"I think that’s a great, and I’m going to up the ante.  A lot of pastors shouldn’t even be spending 40 hours in the church in the first place.  A pastor who spends that much time in church is probably not giving enough responsibility to others, is afraid of giving up a little control, or has not taught his people to make good decisions in his absence."


This would put an end to those million dollar pastor salaries at mega churches and those who keep themselves tucked away, who are so religious that they are no earthly good.  I'm tired of religious leaders who travel more than most people do yet many years I can't even afford to take one vacation. There is something amiss here. I know that might sound offensive and I'm not saying that pastors can't or don't keep a full plate of work as a pastor.  My own present pastor is very busy but he is also very involved in the local community in addition to the church.  Truly, I have no idea what it takes to be an effective pastor.  I always thought you needed to be full time...until I see the effect it seems to have on them. In entertaining what could be done, and reading this article that confirmed it, I do believe some duties could be potentially dispersed and the trade off would be a pastor among the people, in touch with people in the work wold, and maybe being in the local area more and a little more relevant.   Definitely something for churches to talk about!

Small "we" verses big "We"


Let's face it. Churches are often (not always) only loosely involved in their community in supportive roles.  They rather tip their hat to them with one or two charitable involvements in the year but thank God they do that.  I have no doubt those charities are grateful for whatever they can get.  Yet, there's a tendency to think and behave in a way that says unless "our" church creates it, God isn't in it. Whatever the community is doing outside these walls is "nice" and even "good", but what we want to do, here, within these walls? Now God's behind that!  While we tip our hats to a few adopted charities so that we can resolve our yearly guilt around holiday time, we push harder for those things that bring in monies within our own walls. And yet we wonder why the community at large doesn't come in droves just because our building is here.  It reaches beyond just self-survival as an organization but a strong sense of patting ourselves on the back for a job well done. Again, ego.  Don't get me wrong. I'm not saying we shouldn't be doing things to build strength within our relationships in a church membership but when the community at large doesn't know us, Houston we got a problem.  And, the Bible seems to even support our isolationist views. We are often taught that we are to live separate from the world and that good works not directly coming out of church aren't that important.  But, these scriptures are often taken out of context in that all those scriptures are saying is we are not to let ourselves be over-ruled by the world systems in place of God.  I believe, at this point in our particular history, God just wants us to do it. Get involved in others lives.  What better thing than for a church people to be deeply involved in their communities and showing a greater love and great sense of being?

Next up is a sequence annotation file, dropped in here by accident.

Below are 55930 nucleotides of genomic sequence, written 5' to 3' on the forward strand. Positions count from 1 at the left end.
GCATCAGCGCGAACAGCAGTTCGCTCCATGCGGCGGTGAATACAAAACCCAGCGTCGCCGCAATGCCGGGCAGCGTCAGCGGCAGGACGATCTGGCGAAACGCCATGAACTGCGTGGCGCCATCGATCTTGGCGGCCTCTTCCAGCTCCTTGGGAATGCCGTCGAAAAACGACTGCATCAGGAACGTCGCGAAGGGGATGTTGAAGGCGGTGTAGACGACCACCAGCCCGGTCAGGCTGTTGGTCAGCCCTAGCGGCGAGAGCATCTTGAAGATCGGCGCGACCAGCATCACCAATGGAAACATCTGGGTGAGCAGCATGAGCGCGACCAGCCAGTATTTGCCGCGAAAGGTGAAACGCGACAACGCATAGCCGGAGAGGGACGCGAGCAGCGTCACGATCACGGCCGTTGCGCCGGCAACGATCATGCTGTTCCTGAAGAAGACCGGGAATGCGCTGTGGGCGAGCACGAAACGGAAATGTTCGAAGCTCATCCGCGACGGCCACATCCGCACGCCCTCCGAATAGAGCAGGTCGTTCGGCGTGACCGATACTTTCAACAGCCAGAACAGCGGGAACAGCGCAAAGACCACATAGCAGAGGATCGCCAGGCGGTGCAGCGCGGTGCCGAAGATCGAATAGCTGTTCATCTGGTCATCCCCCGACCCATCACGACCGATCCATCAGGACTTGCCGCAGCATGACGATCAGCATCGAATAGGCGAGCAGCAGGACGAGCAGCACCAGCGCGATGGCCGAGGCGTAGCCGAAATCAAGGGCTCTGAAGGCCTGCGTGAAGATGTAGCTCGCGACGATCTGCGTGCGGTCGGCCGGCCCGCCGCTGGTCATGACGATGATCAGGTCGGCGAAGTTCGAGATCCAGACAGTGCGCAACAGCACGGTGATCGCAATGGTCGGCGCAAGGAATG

This brings me to the last point of this section of the post before future post(s) into why I'm still at a local Church. There is a focus often within churches on the small "we". By this I mean, those within a particular church group of "we". Our denomination. Our leadership team. Our group.  This is of course necessary to some degree because it is important that small "we"  bond as a group. It's a part of group dynamics. But I believe God called us to focus on the bigger "We"not just tip our hat to them or speak of them as "sinners". Christians and Jews and even African American Churches of long ago were persecuted much more than they are today.  Back then, there was more of a necessity to be more insulated and protective than we need to be today.  Now, the world is an open door for love. Does that sound too hoaky? God is love. For the first time in history, there really is no widespread structure that restricts the acceptance of love between individuals if we don't want there to be. No Hitlar. No Apartheid. No KKK (as a significant power). No Confederacy.  Maybe not in every area of the world, but the world is more open now than it has ever been.  So? So, we need to be out there. Churches need to be interwoven in their community not to convert them, but to support them. Small "we" needs to be focused and encouraging to the big"We" in which we belong.  The harvest is ripe and the tool to harvest is faith, hope and love.  The goal is to build people up and let God do the rest. Love. Period. End of motive, end of story.

Coming next is the part on why I'm still in Church. Stay tuned!